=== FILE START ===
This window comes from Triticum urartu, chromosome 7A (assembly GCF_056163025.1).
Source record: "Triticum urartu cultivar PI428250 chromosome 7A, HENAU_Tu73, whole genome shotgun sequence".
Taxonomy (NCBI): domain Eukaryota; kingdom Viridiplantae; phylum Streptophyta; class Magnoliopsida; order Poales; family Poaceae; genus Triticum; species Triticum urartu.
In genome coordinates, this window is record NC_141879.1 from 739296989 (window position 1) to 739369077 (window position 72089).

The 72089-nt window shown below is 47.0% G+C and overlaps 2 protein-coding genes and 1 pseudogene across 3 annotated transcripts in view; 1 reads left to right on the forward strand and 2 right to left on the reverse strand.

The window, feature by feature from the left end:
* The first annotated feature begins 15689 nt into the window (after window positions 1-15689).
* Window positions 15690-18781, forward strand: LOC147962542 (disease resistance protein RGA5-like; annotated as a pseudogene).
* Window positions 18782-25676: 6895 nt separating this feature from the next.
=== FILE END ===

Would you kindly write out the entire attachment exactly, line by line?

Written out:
This window comes from Triticum urartu, chromosome 7A (assembly GCF_056163025.1).
Source record: "Triticum urartu cultivar PI428250 chromosome 7A, HENAU_Tu73, whole genome shotgun sequence".
Taxonomy (NCBI): domain Eukaryota; kingdom Viridiplantae; phylum Streptophyta; class Magnoliopsida; order Poales; family Poaceae; genus Triticum; species Triticum urartu.
In genome coordinates, this window is record NC_141879.1 from 739296989 (window position 1) to 739369077 (window position 72089).

The 72089-nt window shown below is 47.0% G+C and overlaps 2 protein-coding genes and 1 pseudogene across 3 annotated transcripts in view; 1 reads left to right on the forward strand and 2 right to left on the reverse strand.

The window, feature by feature from the left end:
* The first annotated feature begins 15689 nt into the window (after window positions 1-15689).
* Window positions 15690-18781, forward strand: LOC147962542 (disease resistance protein RGA5-like; annotated as a pseudogene).
* Window positions 18782-25676: 6895 nt separating this feature from the next.